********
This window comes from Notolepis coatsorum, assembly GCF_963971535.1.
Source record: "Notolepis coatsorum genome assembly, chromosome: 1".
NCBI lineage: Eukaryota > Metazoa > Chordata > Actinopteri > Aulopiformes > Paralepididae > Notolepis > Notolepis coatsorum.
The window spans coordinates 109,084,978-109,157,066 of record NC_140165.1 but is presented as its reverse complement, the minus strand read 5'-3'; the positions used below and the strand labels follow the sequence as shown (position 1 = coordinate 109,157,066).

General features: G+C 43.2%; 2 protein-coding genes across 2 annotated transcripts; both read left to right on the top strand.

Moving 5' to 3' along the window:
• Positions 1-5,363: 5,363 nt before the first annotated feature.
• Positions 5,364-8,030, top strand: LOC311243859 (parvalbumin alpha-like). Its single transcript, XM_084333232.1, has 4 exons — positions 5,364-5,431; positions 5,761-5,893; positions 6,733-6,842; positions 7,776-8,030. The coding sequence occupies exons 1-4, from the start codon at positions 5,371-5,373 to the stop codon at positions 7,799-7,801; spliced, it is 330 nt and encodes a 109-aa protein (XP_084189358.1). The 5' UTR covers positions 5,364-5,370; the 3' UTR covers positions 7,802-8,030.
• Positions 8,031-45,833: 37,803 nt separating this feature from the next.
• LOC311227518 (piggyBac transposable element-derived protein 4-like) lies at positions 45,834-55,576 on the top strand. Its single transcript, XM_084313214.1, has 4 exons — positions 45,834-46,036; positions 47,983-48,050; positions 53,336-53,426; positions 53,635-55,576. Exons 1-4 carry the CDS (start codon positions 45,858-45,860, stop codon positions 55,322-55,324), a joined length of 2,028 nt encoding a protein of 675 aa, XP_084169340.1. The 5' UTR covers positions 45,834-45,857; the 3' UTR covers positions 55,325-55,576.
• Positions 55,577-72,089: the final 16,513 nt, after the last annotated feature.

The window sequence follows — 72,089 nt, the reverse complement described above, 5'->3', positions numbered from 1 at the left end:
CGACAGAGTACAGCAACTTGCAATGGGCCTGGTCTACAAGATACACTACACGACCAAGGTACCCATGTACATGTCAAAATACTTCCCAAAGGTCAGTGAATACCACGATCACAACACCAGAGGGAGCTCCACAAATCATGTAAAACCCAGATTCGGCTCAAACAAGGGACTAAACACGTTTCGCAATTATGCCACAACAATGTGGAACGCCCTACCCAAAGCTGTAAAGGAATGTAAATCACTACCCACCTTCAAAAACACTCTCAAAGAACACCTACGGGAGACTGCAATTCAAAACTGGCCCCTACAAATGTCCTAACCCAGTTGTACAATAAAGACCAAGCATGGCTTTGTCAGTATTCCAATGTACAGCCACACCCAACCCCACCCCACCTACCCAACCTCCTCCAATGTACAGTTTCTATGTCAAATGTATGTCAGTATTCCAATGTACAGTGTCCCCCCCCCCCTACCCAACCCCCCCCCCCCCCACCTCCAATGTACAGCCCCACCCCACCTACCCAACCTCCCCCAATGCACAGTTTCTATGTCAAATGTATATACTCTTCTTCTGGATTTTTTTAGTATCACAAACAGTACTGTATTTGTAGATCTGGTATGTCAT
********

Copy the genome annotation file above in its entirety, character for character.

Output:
This window comes from Notolepis coatsorum, assembly GCF_963971535.1.
Source record: "Notolepis coatsorum genome assembly, chromosome: 1".
NCBI lineage: Eukaryota > Metazoa > Chordata > Actinopteri > Aulopiformes > Paralepididae > Notolepis > Notolepis coatsorum.
The window spans coordinates 109,084,978-109,157,066 of record NC_140165.1 but is presented as its reverse complement, the minus strand read 5'-3'; the positions used below and the strand labels follow the sequence as shown (position 1 = coordinate 109,157,066).

General features: G+C 43.2%; 2 protein-coding genes across 2 annotated transcripts; both read left to right on the top strand.

Moving 5' to 3' along the window:
• Positions 1-5,363: 5,363 nt before the first annotated feature.
• Positions 5,364-8,030, top strand: LOC311243859 (parvalbumin alpha-like). Its single transcript, XM_084333232.1, has 4 exons — positions 5,364-5,431; positions 5,761-5,893; positions 6,733-6,842; positions 7,776-8,030. The coding sequence occupies exons 1-4, from the start codon at positions 5,371-5,373 to the stop codon at positions 7,799-7,801; spliced, it is 330 nt and encodes a 109-aa protein (XP_084189358.1). The 5' UTR covers positions 5,364-5,370; the 3' UTR covers positions 7,802-8,030.
• Positions 8,031-45,833: 37,803 nt separating this feature from the next.
• LOC311227518 (piggyBac transposable element-derived protein 4-like) lies at positions 45,834-55,576 on the top strand. Its single transcript, XM_084313214.1, has 4 exons — positions 45,834-46,036; positions 47,983-48,050; positions 53,336-53,426; positions 53,635-55,576. Exons 1-4 carry the CDS (start codon positions 45,858-45,860, stop codon positions 55,322-55,324), a joined length of 2,028 nt encoding a protein of 675 aa, XP_084169340.1. The 5' UTR covers positions 45,834-45,857; the 3' UTR covers positions 55,325-55,576.
• Positions 55,577-72,089: the final 16,513 nt, after the last annotated feature.

The window sequence follows — 72,089 nt, the reverse complement described above, 5'->3', positions numbered from 1 at the left end:
CGACAGAGTACAGCAACTTGCAATGGGCCTGGTCTACAAGATACACTACACGACCAAGGTACCCATGTACATGTCAAAATACTTCCCAAAGGTCAGTGAATACCACGATCACAACACCAGAGGGAGCTCCACAAATCATGTAAAACCCAGATTCGGCTCAAACAAGGGACTAAACACGTTTCGCAATTATGCCACAACAATGTGGAACGCCCTACCCAAAGCTGTAAAGGAATGTAAATCACTACCCACCTTCAAAAACACTCTCAAAGAACACCTACGGGAGACTGCAATTCAAAACTGGCCCCTACAAATGTCCTAACCCAGTTGTACAATAAAGACCAAGCATGGCTTTGTCAGTATTCCAATGTACAGCCACACCCAACCCCACCCCACCTACCCAACCTCCTCCAATGTACAGTTTCTATGTCAAATGTATGTCAGTATTCCAATGTACAGTGTCCCCCCCCCCCTACCCAACCCCCCCCCCCCCCACCTCCAATGTACAGCCCCACCCCACCTACCCAACCTCCCCCAATGCACAGTTTCTATGTCAAATGTATATACTCTTCTTCTGGATTTTTTTAGTATCACAAACAGTACTGTATTTGTAGATCTGGTATGTCAT